In my opinion, the clipper ship was the most handsome sailing ship built in America. The raked bow, the long narrow hull and the large spread of canvas were designed for speed, not heavy cargo. As a result, the clipper ships often carried more valuable merchandise, such as tea, spices and opium. Passengers also took advantage of the clipper’s speed, and these ships provided the fastest service around Cape Horn for easterners heading to California during the gold rush. A clipper could travel up to 300 miles a day and make the journey to San Francisco in only about three months.

Two British clipper ships survive today, most notably the Cutty Sark. But the era of the clipper ended in the 1860s, and all 400 or so Yankee-built examples were lost except one: the Snow Squall, built in South Portland in 1851.

The Snow Squall ran aground near Cape Horn in 1864 and was towed to the Falkland Islands, where it was abandoned. For over a century, it rotted away, until Nicholas Dean and Fred Yalouris located the remains in 1979. In 1982, they measured and photographed the hull and decided that part of the bow might be saved and returned to Maine. The find was significant because little was known about the construction techniques and details of American clipper ships.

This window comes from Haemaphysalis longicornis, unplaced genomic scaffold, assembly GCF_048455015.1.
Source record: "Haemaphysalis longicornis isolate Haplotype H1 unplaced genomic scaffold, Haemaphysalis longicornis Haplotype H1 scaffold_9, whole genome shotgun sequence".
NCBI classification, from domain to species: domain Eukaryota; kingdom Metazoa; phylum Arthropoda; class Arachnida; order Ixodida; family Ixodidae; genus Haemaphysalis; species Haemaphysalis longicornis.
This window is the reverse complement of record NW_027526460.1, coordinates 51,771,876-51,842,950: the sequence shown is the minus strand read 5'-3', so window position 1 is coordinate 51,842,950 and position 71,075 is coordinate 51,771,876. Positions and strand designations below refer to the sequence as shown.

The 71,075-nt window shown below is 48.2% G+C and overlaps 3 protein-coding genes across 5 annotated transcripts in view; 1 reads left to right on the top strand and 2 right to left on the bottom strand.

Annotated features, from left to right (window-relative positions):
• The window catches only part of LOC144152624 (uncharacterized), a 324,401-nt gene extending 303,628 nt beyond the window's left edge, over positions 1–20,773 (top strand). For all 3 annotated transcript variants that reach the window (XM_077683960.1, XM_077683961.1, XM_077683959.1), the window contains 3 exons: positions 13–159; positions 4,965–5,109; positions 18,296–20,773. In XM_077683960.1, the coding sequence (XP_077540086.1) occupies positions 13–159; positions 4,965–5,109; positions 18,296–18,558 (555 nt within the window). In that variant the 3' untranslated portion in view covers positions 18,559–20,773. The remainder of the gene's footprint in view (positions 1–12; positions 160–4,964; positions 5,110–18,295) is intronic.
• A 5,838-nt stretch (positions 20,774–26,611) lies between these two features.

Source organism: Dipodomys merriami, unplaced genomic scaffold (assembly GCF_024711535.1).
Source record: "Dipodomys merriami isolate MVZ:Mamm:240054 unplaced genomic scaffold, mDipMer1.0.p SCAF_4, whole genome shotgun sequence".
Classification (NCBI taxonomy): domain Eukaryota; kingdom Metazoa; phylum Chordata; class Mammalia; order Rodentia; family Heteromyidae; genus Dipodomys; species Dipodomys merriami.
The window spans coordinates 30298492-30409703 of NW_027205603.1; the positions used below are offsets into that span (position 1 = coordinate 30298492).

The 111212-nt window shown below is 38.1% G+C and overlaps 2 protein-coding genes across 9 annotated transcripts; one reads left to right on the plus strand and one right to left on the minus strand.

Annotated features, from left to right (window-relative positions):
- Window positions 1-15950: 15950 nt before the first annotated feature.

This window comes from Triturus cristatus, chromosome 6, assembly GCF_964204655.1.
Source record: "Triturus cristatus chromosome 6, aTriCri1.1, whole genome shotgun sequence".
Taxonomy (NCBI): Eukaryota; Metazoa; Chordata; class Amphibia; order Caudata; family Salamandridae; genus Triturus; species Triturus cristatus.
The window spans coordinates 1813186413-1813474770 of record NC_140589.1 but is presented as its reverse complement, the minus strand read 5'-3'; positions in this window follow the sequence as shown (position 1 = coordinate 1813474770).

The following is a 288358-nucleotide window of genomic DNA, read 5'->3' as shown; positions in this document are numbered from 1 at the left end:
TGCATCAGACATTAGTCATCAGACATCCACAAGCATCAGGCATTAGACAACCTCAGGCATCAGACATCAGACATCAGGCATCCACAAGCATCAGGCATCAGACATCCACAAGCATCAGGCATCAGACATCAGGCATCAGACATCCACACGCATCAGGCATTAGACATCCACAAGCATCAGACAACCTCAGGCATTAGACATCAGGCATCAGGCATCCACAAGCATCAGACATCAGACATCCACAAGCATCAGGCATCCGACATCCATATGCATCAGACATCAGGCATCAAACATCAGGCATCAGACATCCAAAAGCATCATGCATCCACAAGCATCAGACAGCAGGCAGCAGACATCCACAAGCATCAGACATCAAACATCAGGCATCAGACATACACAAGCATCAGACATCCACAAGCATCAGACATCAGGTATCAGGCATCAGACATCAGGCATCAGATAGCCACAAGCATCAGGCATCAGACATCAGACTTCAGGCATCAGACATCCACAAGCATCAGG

Sponsorship was obtained by Harvard’s Peabody Museum, and a team of volunteer experts was assembled. The recovery of the bow would take four expeditions over five years. The remains were finally loaded aboard a Danish freighter in 1987 and delivered to the Spring Point Museum in Portland. Preservation of the wood was undertaken, and eventually, the only surviving example of American clipper ships was moved to the Maine Maritime Museum in Bath. It is preserved there to this day.

The fabulous clippers were made obsolete by the advancement of steamships, especially once the Panama Canal was opened. They were replaced by larger, slower wooden cargo ships, which grew ever bigger until becoming obsolete themselves in the early 20th century.